Five years ago I left my secure public service job to become a tour leader on the Trans-Mongolian Railway. It was supposed to be a “career break”; ride the rails for two years and then return to Canberra to continue pursuing ever greater things in Australia’s public service.
As you may have gathered from my blog, that didn’t happen. My career break turned out to be something I absolutely loved doing and I have now led tours in 22 countries on four continents. In the past twelve months I have taken my passion to a new level and, together with Francis Wamai, have started a tour company in Kenya operating throughout East Africa. It’s exciting, scary, and joyous all at the same time. As with most star-up businesses, it has not been without it’s stresses, but Francis and I have committed to making OTA – Overland Travel Adventures a success. Being in charge of our own destiny is an extraordinary feeling and I simply cannot imagine returning to the world of being an employee. Not to say there is something wrong with being an employee; in fact there have been many times in the last year that I have wondered if my decision and my bullish stubbornness have been the right thing for my mental health, my financial situation and my physical aging appearance! I don’t have grey hairs yet, but I don’t think they are far away.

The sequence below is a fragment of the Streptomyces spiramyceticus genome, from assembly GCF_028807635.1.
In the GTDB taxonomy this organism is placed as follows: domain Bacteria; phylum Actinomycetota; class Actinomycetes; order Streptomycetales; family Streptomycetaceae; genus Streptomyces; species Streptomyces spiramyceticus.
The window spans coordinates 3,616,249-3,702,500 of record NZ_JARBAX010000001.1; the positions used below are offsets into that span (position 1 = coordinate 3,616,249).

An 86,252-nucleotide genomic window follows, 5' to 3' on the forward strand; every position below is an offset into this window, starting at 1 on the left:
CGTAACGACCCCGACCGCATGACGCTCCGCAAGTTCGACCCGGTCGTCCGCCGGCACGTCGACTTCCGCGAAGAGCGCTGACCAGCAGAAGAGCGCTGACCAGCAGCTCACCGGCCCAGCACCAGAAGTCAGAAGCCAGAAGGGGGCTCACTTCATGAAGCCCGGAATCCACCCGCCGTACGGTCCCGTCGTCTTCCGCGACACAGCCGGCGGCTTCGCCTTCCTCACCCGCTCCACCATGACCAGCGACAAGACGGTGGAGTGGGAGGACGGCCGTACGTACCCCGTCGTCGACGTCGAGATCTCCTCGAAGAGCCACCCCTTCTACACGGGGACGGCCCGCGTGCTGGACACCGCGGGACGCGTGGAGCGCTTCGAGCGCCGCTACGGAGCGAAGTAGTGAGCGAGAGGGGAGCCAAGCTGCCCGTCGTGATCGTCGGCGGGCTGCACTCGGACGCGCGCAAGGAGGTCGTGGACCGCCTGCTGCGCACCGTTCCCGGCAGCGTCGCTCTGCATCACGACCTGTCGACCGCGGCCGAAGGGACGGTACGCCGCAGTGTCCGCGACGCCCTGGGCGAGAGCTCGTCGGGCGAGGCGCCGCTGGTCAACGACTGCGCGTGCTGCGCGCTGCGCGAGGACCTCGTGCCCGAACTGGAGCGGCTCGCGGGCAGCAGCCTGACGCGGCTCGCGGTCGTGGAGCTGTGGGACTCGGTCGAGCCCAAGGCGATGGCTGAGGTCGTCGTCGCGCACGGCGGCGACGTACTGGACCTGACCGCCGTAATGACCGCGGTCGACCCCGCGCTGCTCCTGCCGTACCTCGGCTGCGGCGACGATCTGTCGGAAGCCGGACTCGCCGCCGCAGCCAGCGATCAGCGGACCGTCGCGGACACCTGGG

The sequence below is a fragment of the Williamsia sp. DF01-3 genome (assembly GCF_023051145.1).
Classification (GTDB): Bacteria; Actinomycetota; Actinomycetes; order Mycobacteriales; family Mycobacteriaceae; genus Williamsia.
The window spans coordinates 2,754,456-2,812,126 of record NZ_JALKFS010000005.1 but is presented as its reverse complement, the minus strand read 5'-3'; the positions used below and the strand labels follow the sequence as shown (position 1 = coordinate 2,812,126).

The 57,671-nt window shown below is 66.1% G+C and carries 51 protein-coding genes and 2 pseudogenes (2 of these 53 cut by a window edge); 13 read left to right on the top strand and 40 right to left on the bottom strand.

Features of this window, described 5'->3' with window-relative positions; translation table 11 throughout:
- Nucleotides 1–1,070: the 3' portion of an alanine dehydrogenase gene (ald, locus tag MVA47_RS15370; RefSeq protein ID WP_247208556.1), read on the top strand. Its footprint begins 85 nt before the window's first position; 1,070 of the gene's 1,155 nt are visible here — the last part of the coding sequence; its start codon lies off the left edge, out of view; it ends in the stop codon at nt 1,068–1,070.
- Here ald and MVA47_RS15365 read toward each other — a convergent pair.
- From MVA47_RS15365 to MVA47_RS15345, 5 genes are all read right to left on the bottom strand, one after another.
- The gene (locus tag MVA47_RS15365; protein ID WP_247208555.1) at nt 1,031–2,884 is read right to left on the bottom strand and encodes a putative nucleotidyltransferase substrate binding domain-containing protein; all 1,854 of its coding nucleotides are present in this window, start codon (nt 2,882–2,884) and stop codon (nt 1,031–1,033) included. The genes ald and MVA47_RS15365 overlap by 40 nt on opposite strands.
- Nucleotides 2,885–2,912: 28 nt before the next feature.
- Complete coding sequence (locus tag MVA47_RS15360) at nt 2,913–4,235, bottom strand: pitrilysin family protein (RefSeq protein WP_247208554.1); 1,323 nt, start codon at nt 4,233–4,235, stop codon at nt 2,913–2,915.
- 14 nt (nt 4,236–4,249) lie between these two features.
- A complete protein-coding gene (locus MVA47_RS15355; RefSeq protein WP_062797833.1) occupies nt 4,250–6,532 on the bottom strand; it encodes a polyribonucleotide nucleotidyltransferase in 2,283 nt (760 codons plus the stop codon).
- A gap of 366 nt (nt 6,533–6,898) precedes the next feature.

Mithra Publishing have put together a book called How To Escape Your 9 -5 And Do Something Amazing. While I do not claim to have done something so amazing (plenty of people work as tour leaders and plenty of people have started their own businesses), I was invited to write a chapter. The book will come out as an eBook next Saturday with the paperback version coming out two weeks later. It will be distributed via Amazon, iBooks and Kobo books. As I’ve never had my writing published in such a way before, I’m a bit excited about it, so that’s why I’m telling you – I don’t get anything out of it except my own inflated ego 🙂
So keep an eye out if you are interested in finding a way to escape your own rut and do something exciting. Moving to Kenya and starting a business might be a bit extreme, but I’m sure other contributors will have some other ideas that might be more sensible.